Russia Concerned by Media Reports of Military Action against Iran

Russia is concerned by media reports that military action against Iran could take place soon, Russia's RIA-Novosti quoted the acting Russian foreign minister Tuesday.

Iran has denied its nuclear work is intended to develop weapons. (AFP Photo)

"I think we should not forget about the part of the agreement, which proposes developing dialogue with Iran, including settling issues related to its nuclear program, trade and economic affairs and security," Sergei Lavrov told journalists after a meeting with his French counterpart Bernard Kouchner reported to focus on Iran.

"Numerous reports on the possible implementation of military action against Iran are causing concern," he said.

American media recently carried reports saying the Bush administration is preparing to make a preemptive strike on Iran and that aerial bombing of Iranian facilities could start in the spring or summer of 2008.

Western countries suspect Iran of pursuing a secret nuclear weapons program, but the Islamic Republic recently intensified cooperation with the IAEA, and invited weapons inspectors to visit a 40-MW heavy water reactor in Arak in late July.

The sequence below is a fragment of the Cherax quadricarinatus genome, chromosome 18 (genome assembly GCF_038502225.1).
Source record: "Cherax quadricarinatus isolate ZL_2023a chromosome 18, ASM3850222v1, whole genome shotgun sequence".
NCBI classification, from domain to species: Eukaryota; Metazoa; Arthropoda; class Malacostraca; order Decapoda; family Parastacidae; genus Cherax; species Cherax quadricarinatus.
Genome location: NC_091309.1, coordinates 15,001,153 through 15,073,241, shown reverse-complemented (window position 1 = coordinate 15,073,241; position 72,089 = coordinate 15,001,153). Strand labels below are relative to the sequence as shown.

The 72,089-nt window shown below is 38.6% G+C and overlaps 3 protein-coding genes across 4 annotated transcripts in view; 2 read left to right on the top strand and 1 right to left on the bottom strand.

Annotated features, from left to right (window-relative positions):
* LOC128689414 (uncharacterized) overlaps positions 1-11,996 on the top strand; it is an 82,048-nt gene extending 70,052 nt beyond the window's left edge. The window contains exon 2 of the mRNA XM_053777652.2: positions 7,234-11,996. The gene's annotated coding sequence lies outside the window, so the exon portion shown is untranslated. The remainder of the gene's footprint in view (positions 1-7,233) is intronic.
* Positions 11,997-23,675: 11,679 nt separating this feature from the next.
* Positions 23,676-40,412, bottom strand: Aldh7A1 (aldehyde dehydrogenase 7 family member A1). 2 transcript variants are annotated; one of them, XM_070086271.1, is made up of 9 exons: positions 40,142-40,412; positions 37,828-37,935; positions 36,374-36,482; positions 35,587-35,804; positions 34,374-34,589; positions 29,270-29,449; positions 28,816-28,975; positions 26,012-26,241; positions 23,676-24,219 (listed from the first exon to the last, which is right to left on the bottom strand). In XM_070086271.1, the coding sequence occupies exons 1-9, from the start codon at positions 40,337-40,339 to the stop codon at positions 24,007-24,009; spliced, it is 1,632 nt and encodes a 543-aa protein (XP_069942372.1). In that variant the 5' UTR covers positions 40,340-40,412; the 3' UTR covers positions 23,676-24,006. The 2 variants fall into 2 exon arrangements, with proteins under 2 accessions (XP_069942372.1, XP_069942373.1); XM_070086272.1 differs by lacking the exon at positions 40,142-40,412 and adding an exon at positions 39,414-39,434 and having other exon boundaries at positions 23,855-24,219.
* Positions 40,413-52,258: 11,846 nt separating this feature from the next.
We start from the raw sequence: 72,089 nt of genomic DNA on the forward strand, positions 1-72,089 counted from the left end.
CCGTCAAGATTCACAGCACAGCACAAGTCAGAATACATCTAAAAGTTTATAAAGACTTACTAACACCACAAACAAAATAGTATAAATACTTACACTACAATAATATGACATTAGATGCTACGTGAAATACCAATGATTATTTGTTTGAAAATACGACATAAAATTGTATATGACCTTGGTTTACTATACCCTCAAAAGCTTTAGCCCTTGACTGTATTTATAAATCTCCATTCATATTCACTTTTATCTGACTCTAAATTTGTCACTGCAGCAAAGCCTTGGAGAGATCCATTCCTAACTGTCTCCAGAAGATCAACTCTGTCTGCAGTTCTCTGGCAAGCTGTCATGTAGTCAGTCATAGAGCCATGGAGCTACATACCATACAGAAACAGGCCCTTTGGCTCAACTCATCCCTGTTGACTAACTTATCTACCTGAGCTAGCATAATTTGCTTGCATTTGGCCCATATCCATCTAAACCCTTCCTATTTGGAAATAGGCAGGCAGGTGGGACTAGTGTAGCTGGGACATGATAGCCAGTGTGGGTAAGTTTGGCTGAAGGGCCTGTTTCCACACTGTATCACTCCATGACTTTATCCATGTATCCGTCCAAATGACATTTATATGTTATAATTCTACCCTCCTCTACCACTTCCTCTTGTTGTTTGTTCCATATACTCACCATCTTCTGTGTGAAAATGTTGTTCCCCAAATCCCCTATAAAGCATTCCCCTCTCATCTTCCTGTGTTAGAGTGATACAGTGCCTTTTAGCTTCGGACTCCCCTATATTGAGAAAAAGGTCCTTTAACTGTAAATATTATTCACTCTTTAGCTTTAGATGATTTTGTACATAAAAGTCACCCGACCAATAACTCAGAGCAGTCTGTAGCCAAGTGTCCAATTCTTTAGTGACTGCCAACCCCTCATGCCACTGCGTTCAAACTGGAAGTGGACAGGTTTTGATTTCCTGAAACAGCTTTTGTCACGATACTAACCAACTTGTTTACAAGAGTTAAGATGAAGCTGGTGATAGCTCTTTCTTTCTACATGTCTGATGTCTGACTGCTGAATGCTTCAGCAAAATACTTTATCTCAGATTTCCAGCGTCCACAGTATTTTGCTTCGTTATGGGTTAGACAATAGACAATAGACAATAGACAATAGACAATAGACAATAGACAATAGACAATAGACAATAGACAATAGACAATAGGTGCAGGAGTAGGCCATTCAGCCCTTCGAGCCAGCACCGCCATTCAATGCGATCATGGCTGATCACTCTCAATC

Lavrov also said U.S. and EU sanctions against Iran complicate the negotiating process on the settlement of the Iranian nuclear problem.

Iranian President Mahmoud Ahmadinejad said Tuesday Tehran is not taking the French foreign minister's statements regarding Iran seriously.

Amid mounting frustration over Iran's refusal to halt its nuclear program, the French foreign minister provoked anger in the Islamic Republic in a hawkish interview broadcast on French TV and radio on Sunday, saying that if Tehran develops an atom bomb, "we must prepare ourselves for the worst," adding: "the worst means war."

"Statements made for the media differ from actual statements, so we don't take such threats seriously," Ahmadinejad said.

Iran's Foreign Ministry said Monday Kouchner's statements are out of line with EU policy regarding the Islamic Republic and could harm Paris's influence in the Middle East.

Iran has defied three consecutive UN resolutions against its nuclear program since last year. The six countries negotiating the dispute - the five permanent members of the UN Security Council plus Germany - have demanded that Tehran suspend all uranium enrichment before negotiating a solution to the dispute.

Ahmadinejad announced in early April the start of uranium enrichment on an industrial scale.

Lavrov also said Tuesday that the experience of talks on the North Korean nuclear problem could be used in the resolution of the Iranian issue.

Under a February 2007 agreement, in exchange for North Korea's denuclearization and information on all its nuclear programs, the reclusive state will receive 950,000 metric tons of fuel oil for its thermal power-generating plants in addition to the 50,000 already delivered by South Korea for the closure of its only operational nuclear reactor at Yongbyon.

Other news